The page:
Jeremy Lin is the subject of a new documentary about his 15 minutes of fame


Former New York Knick Jeremy Lin's "Insanity" is the subject of a new HBO documentary

Jeremy Lin is the subject of a new HBO documentary
Image: Getty Images

The 2011-12 NBA lockout season was really 11 years ago.

Remember the LeBron James vs. Kevin Durant Flag Football Game and the barnstorming tour that NBA stars have gone on to perform at various gyms across the country? (I’m still upset I missed them in Atlanta.)

Lockouts that were inevitable for both the NBA and NFL led to the former’s second work stoppage in less than 15 years, resulting in missed games. The NBA returned on Christmas Day with one of the best sports promotions never done. That season, all eyes interested in the NBA were on the Big Three Miami Heat. They were upset by the Dallas Mavericks in the 2011 NBA Finals, and had the Heat not won the following season, they would have been the biggest and most satisfying disappointment in NBA history.

The game this season will forever be remembered is LeBron James’ 45-point, 15-rebound performance in a do-or-die Road Game 6 against the Boston Celtics in the Eastern Conference Finals. . However, there was one story during this regular season that for a time took the Heat off the cover of the national sports page. For most of February 2012, the biggest story in sports was Jeremy Lin.

His star got so hot that month that a offensive title forced America to take inventory of how it spoke about Asian Americans in the mainstream media — back when rejecting or embracing decency didn’t decide so many elections. For those of us who remember Linsanity, it might not feel like it was that long ago, but over 10 years later there are now adults who don’t know only vaguely February 2012. For their introduction — and for the rest of us, a ride in the Delorean — HBO is releasing a documentary about Linsanity called “38 in the Garden.” The title comes from Lin’s 38 points in a New York Knicks victory over the Los Angeles Lakers on February 10, 2012.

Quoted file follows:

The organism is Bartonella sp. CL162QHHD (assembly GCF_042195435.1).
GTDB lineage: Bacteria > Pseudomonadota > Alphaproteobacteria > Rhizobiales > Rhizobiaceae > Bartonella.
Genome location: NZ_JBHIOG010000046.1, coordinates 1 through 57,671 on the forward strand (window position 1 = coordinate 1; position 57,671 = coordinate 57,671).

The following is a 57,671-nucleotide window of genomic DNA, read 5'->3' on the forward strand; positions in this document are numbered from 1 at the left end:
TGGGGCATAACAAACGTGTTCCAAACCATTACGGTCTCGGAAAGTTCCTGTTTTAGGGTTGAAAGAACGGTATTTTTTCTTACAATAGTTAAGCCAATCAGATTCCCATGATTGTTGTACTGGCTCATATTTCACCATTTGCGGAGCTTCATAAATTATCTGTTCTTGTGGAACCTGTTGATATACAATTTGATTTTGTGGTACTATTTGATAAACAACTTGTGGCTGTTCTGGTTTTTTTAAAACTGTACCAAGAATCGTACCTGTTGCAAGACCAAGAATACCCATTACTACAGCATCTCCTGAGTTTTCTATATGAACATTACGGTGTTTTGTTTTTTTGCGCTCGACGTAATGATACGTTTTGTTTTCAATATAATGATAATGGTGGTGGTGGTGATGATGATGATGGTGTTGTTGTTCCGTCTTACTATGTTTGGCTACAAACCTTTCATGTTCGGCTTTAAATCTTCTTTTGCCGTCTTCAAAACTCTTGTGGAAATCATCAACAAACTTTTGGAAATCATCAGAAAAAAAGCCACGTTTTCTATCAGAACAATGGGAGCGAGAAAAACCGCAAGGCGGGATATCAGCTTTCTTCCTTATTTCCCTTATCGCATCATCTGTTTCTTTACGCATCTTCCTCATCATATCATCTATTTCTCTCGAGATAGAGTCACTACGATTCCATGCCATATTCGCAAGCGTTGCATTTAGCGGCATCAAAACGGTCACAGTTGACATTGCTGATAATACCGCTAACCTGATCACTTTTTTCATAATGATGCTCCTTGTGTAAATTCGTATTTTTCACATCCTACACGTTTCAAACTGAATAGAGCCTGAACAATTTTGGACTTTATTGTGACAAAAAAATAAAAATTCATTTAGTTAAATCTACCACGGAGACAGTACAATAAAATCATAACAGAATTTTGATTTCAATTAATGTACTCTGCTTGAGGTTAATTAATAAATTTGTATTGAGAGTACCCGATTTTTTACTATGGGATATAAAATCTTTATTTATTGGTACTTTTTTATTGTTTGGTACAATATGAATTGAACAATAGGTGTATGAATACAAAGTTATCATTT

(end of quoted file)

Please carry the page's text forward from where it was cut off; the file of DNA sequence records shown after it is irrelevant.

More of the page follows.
I was working my second job out of college when Linsanity began to engulf America. One of my coworkers was from New York, and another was a Harvard grad. They had a lot to say about Lin at work, but I had no interest in news about the Knicks — especially with Carmelo Anthony recovering from injury. Linsanity didn’t hook me until four days after the Lakers game, when he buried that top-of-the-key 3-pointer with 0.5 seconds left on the road against the Toronto Raptors, and the crowd erupted as if the play was made by Demar DeRozan.

Linsanity has come for everyone. For a brief period, the Knicks had the most recognizable player in the sport, and he was a player who was dropped by Monta Ellis’ Golden State Warriors and Kyle Lowry’s Houston Rockets. With the premiere of ESPN’s 30 for 30 series in 2009, I knew a documentary would one day be made about that moment. I was also worried that a department store would make one too quickly, especially if Lin didn’t become an NBA star, which he didn’t.

There were only a few years between the airing of “Press Play,” “Run Ricky Run,” and “Four Octobers” and when those events unfolded in real life, and those were very entertaining. . However, the top 30 films out of 30 from this initial group were “The Two Escobars”, “The U”, “Pony Express”, and “The Best That Never Was”. More than a decade had passed before each of these documentaries aired.

There was a documentary released in 2013 called “Linsanity” which received mixed reviews. Critics didn’t hate it, but 2013 was way too early to try to sum up everything that made Lin balling with the Knicks so enthralling and important both sportingly and culturally.

America is a much different place in the fall of 2022 than it was in early 2012. Cable TV was unstoppable and ESPN was just beginning to challenge HBO in the sports documentary market. Now, there are major sporting events only on streaming networks and sports documentaries are released more often than new Air Jordan colorways. Also, Lin is out of the NBA, and the Knicks… well, some things never change. They are still far from claiming the title.

With these turbulent times, including a recent surge in attacks on Asians in America, it’s time to take a deep dive into one of the Knicks’ most exciting runs since appearing in the 1999 NBA Finals.

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